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UK economy contracts by 0.5% in July as storms and strikes take their toll

Emma Lunn
Written By:
Emma Lunn

Figures from the Office for National Statistics (ONS) show that UK gross domestic product (GDP) is estimated to have fallen by 0.5% in July, with drops across all three main sectors.

Output in services sector fell by 0.5% and was the largest contributor to the fall in monthly GDP; production output fell by 0.7% and construction output fell by 0.5%. This is the first month since June 2022 that all three sectors contributed negatively to GDP on the month.

The main contributor to the fall in monthly services output was the human health and social work activities sub-sector, which fell by 2.1% in July 2023. This was attributed to strike by doctors and other health workers. NHS England reported that 65,557 appointments and procedures were cancelled because of the senior doctors strike and 101,977 acute in-patient and out-patient appointments were cancelled because of the industrial action by junior doctors.

Monthly GDP showed no growth in July 2023 compared with the same month last year. For comparison, monthly GDP grew by 0.9% between June 2022 and June 2023.

But the ONS said the “broader picture” for the country looked “more positive” as GDP showed 0.2% growth in the three months to July 2023 when compared with the three months to April 2023. Production grew by 0.6% and was the main contributing sector to the three-month growth. Services and construction output also increased in the three months to July, both by 0.1%.

Unclear whether UK dodges recession

Alice Haine, personal finance analyst at Bestinvest, said: “Despite fears of a recession, Britain’s economy has remained resilient so far this year, despite the multiple threats posed to output by rapidly rising interest rate hikes, sticky inflation, persistent industrial action and the cost-of-borrowing crisis. The road ahead looks less forgiving, however, with interest rates now at their highest level in 15 years and expected to jump again by 25 basis points when the Monetary Policy Committee meets again later this month – a move designed to constrain demand and expenditure in the economy.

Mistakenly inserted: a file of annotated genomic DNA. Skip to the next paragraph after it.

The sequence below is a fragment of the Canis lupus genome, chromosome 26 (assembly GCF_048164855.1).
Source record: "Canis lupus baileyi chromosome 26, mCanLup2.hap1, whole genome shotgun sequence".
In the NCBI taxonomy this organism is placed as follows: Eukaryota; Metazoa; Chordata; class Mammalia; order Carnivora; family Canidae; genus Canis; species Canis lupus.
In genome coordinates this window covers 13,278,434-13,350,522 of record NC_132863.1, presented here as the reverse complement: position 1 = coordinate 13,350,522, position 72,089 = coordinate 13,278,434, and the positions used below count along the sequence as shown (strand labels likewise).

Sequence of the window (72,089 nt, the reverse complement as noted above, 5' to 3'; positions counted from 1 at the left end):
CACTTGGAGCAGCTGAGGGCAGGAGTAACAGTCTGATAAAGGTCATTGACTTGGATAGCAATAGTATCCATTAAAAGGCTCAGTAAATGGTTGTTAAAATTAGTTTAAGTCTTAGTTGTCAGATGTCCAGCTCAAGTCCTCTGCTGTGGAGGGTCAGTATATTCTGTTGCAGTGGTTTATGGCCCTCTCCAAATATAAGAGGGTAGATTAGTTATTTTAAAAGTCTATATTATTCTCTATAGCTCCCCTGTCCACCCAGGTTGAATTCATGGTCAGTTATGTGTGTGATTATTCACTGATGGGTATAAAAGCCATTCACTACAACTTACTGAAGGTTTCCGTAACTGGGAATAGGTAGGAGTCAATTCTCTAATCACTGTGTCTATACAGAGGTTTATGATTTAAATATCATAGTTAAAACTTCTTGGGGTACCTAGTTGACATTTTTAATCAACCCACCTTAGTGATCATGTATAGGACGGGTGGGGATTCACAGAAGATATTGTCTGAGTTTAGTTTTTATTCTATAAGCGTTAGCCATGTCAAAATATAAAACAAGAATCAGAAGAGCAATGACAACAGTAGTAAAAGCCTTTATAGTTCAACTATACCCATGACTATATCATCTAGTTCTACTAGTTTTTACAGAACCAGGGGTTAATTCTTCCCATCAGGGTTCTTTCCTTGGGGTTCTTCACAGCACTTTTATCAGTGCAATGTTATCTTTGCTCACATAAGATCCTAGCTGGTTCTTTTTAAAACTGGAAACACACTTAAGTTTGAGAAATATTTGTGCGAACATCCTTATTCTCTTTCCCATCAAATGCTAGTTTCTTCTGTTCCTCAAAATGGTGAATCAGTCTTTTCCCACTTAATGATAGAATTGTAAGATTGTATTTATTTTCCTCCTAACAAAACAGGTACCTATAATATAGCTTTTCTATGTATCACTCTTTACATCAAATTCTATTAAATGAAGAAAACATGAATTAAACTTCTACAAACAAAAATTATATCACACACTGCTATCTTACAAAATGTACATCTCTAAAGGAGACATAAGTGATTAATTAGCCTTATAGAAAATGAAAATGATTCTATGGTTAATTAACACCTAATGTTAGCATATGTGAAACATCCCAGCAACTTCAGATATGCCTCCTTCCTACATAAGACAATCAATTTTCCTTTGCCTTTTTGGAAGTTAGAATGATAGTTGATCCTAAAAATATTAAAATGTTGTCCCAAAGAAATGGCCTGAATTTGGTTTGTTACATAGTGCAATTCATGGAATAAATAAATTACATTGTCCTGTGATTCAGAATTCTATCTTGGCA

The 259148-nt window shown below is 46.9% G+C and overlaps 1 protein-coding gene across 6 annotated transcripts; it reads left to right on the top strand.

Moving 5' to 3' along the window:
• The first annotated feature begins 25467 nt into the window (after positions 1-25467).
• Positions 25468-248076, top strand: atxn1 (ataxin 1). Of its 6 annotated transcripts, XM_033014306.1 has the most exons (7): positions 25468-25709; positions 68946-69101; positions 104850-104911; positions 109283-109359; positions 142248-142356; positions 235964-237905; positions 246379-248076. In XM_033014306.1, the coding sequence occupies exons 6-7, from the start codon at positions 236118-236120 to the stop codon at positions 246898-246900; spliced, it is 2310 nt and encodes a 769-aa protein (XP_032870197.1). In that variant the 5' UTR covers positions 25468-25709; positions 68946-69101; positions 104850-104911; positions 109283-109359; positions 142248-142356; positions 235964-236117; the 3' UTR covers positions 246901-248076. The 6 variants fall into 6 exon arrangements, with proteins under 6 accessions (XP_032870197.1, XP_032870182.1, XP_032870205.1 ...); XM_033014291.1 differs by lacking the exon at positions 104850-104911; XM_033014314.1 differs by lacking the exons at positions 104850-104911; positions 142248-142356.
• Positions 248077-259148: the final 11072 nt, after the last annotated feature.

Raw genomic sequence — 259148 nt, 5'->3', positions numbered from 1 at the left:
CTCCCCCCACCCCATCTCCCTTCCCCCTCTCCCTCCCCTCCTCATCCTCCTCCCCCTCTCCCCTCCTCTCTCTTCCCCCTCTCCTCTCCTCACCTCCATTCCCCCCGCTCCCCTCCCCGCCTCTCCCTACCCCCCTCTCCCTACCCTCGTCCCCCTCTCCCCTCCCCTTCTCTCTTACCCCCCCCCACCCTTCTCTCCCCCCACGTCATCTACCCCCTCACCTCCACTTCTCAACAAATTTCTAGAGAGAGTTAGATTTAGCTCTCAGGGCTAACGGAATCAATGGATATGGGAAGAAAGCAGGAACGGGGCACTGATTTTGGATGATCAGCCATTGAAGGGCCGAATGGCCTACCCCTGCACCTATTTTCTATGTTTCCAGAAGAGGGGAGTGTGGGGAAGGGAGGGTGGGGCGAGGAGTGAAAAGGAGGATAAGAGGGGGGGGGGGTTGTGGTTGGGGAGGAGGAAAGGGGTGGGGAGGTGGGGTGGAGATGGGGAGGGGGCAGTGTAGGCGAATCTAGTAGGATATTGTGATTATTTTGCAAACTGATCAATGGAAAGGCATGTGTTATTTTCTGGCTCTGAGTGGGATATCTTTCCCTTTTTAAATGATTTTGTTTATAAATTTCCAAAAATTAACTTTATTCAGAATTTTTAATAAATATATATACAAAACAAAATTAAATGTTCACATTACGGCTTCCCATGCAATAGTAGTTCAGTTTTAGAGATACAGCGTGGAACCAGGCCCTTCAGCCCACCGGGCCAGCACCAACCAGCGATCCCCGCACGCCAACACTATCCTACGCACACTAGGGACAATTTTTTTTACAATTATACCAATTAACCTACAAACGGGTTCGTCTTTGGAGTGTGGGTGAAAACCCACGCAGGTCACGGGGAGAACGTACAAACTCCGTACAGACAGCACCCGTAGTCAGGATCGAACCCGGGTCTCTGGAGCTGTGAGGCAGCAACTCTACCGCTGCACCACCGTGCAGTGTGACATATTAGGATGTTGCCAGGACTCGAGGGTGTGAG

“Whether the UK will continue to dodge a recession – as defined by two successive quarters of contraction – remains unclear. While a recent revision of historical growth by the ONS showed the UK recovered from the Covid-19 pandemic much faster than previously thought, the economy still has a number of battles to overcome.”

Another base rate hike on the way

Derrick Dunne, CEO of YOU Asset Management, said: “The UK experienced a sharp 0.5% drop in GDP for July, driven by weak performance in all of the key sectors.

“For the Bank of England, the balance between fighting inflation without inhibiting economic growth is becoming increasingly tough, and so we hope today’s release will offer food for thought as to whether high inflation – and subsequently, wage growth – are the most pressing issues on a forward-looking basis.

“This is particularly pertinent with another interest rate rise now hotly anticipated next week. Since the restrictive effects of rate hikes can take between 9 to 12 months to be fully felt in an economy, it’s possible today’s drop will only be the tip of the iceberg in terms of economic pain.

“It’s understandable, if not acceptable, that this is the environment we find ourselves in. However, as the first half of 2023 has shown us, uncertain economic conditions do not mean poor investment returns. An appropriately diversified portfolio, underpinned by support from a high-quality financial adviser, is the best approach during these times.”